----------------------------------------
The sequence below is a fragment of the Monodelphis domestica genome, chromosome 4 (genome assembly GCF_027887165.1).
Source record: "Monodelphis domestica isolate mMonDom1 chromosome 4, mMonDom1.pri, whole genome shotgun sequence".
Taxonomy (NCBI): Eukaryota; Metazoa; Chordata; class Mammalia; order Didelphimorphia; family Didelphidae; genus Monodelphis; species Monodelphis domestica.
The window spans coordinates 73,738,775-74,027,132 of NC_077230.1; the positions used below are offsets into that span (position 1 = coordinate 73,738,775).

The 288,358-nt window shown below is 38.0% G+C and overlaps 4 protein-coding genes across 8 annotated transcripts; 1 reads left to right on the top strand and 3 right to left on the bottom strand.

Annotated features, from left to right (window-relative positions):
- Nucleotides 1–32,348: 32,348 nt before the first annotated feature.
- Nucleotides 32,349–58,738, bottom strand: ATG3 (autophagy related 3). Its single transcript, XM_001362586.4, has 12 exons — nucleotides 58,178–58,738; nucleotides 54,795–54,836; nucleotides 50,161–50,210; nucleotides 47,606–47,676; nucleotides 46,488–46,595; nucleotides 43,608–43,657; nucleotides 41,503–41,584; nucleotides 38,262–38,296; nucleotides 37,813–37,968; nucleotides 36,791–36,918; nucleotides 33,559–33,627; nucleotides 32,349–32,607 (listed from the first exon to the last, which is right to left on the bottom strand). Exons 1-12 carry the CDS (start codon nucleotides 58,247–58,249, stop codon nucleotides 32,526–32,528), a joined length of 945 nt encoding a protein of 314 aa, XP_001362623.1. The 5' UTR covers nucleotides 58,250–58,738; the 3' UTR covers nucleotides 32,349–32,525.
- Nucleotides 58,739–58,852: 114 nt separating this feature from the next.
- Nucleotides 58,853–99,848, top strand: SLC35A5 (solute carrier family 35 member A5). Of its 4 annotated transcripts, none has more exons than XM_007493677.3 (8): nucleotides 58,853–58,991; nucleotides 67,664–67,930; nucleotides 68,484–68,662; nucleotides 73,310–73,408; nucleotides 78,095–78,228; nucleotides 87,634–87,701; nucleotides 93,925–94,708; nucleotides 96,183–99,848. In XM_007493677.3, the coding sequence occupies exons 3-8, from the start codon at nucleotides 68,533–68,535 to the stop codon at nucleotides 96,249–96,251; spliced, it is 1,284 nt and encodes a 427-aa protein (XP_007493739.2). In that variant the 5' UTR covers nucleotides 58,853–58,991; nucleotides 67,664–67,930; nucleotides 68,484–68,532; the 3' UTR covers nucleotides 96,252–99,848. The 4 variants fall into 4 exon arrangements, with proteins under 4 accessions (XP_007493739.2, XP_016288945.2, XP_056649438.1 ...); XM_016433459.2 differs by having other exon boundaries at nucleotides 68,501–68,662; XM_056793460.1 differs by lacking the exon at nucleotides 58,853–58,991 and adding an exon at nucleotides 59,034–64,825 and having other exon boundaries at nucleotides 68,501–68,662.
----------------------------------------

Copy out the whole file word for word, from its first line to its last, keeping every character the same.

The sequence below is a fragment of the Monodelphis domestica genome, chromosome 4 (genome assembly GCF_027887165.1).
Source record: "Monodelphis domestica isolate mMonDom1 chromosome 4, mMonDom1.pri, whole genome shotgun sequence".
Taxonomy (NCBI): Eukaryota; Metazoa; Chordata; class Mammalia; order Didelphimorphia; family Didelphidae; genus Monodelphis; species Monodelphis domestica.
The window spans coordinates 73,738,775-74,027,132 of NC_077230.1; the positions used below are offsets into that span (position 1 = coordinate 73,738,775).

The 288,358-nt window shown below is 38.0% G+C and overlaps 4 protein-coding genes across 8 annotated transcripts; 1 reads left to right on the top strand and 3 right to left on the bottom strand.

Annotated features, from left to right (window-relative positions):
- Nucleotides 1–32,348: 32,348 nt before the first annotated feature.
- Nucleotides 32,349–58,738, bottom strand: ATG3 (autophagy related 3). Its single transcript, XM_001362586.4, has 12 exons — nucleotides 58,178–58,738; nucleotides 54,795–54,836; nucleotides 50,161–50,210; nucleotides 47,606–47,676; nucleotides 46,488–46,595; nucleotides 43,608–43,657; nucleotides 41,503–41,584; nucleotides 38,262–38,296; nucleotides 37,813–37,968; nucleotides 36,791–36,918; nucleotides 33,559–33,627; nucleotides 32,349–32,607 (listed from the first exon to the last, which is right to left on the bottom strand). Exons 1-12 carry the CDS (start codon nucleotides 58,247–58,249, stop codon nucleotides 32,526–32,528), a joined length of 945 nt encoding a protein of 314 aa, XP_001362623.1. The 5' UTR covers nucleotides 58,250–58,738; the 3' UTR covers nucleotides 32,349–32,525.
- Nucleotides 58,739–58,852: 114 nt separating this feature from the next.
- Nucleotides 58,853–99,848, top strand: SLC35A5 (solute carrier family 35 member A5). Of its 4 annotated transcripts, none has more exons than XM_007493677.3 (8): nucleotides 58,853–58,991; nucleotides 67,664–67,930; nucleotides 68,484–68,662; nucleotides 73,310–73,408; nucleotides 78,095–78,228; nucleotides 87,634–87,701; nucleotides 93,925–94,708; nucleotides 96,183–99,848. In XM_007493677.3, the coding sequence occupies exons 3-8, from the start codon at nucleotides 68,533–68,535 to the stop codon at nucleotides 96,249–96,251; spliced, it is 1,284 nt and encodes a 427-aa protein (XP_007493739.2). In that variant the 5' UTR covers nucleotides 58,853–58,991; nucleotides 67,664–67,930; nucleotides 68,484–68,532; the 3' UTR covers nucleotides 96,252–99,848. The 4 variants fall into 4 exon arrangements, with proteins under 4 accessions (XP_007493739.2, XP_016288945.2, XP_056649438.1 ...); XM_016433459.2 differs by having other exon boundaries at nucleotides 68,501–68,662; XM_056793460.1 differs by lacking the exon at nucleotides 58,853–58,991 and adding an exon at nucleotides 59,034–64,825 and having other exon boundaries at nucleotides 68,501–68,662.